My Position on Business Ethics

Dec 09

One uniquely human characteristic lies in our desire to hear and tell stories, fiction and non-fiction alike. By way of story we vicariously experience emotion and conflict through another person or object. The human quality of empathy binds us to the characters in story in such a way that we ask ourselves what we would do in similar circumstances. This introspection is what makes literature so powerful, and so meaningful. After all, it is in the moment of anguish or bliss, when nothing will be the same, when an irreversible choice is in front of us, that we discover who we really are.


When the moment of decision comes, what will I do? Will I become sharp, focused and relentless, as Jonathan Harker did when striving to save his dear Mina? Will I surrender to my lusts as Claude Frollo did when entranced by the beauty of La Esmeralda? Will my resolve crumble in the face of fear and torment, as Winston Smith did when tortured or could I so completely change my constitution, as did Sydney Carton, and surrender my life to save the life of the man who would be my rival in love?

Great literature provides an expansive collection of contexts in which to explore the depth of human choice. Some characters grow into strength while others shrink into oblivion. There is enormous value in these vicarious choices, made through the movements of well scripted characters, particularly when those choices result in resolutions. When the moment comes to make the same types of choices in our own lives, a comfortable library with ample time to review these literary works is unlikely. The choices were made long before that crucial moment, just as with the characters mentioned above.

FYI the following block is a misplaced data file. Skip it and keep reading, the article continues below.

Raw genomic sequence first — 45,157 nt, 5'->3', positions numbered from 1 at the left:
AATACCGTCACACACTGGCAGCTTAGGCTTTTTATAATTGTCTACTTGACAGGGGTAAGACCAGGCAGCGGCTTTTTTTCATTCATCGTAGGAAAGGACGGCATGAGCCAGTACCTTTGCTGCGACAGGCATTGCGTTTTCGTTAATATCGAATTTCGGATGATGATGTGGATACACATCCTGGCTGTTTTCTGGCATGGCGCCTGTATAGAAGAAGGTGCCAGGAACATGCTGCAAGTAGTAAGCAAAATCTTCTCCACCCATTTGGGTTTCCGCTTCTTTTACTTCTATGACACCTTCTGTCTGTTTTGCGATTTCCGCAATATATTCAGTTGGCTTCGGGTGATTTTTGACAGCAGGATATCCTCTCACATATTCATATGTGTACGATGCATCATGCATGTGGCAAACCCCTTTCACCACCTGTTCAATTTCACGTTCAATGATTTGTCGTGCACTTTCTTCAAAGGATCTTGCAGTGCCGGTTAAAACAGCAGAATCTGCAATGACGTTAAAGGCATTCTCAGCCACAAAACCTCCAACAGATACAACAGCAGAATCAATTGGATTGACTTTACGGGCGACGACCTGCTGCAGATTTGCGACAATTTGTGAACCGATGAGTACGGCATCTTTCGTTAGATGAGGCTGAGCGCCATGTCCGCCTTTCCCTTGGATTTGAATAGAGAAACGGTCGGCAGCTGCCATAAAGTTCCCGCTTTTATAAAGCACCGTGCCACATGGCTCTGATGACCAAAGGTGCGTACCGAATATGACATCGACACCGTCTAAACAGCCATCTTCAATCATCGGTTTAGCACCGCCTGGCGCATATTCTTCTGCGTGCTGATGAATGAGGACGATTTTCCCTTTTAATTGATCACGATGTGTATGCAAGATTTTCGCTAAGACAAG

Gap in Reality (Pressure)

In his book Story, Robert Mckee explains that story, like those mentioned above, happens whenever there is a gap between subjective and objective reality. The subjective reality is what the character anticipates will happen. Objective reality is what actually happens. For example, when I pursue a business arrangement, I anticipate that all parties will be honest and forthright. That is my subjective reality. When objective reality fails to align with my subjective reality there is a gap. For example, my partner in a business arrangement may conceal relevant facts or steal money. It is in that moment, in that gap, when my personal character comes in to play. The choices I make to reconcile my anticipated reality to the actual reality provide a window into who I really am. My object in that moment is to restore the balance that was lost when my anticipated reality didn’t agree with what actually happened. The choices I make to restore balance are a reflection of who I am.

Contemporary views on literature are changing with some frightening implications for contemporary ethics. As Robert McKee explains: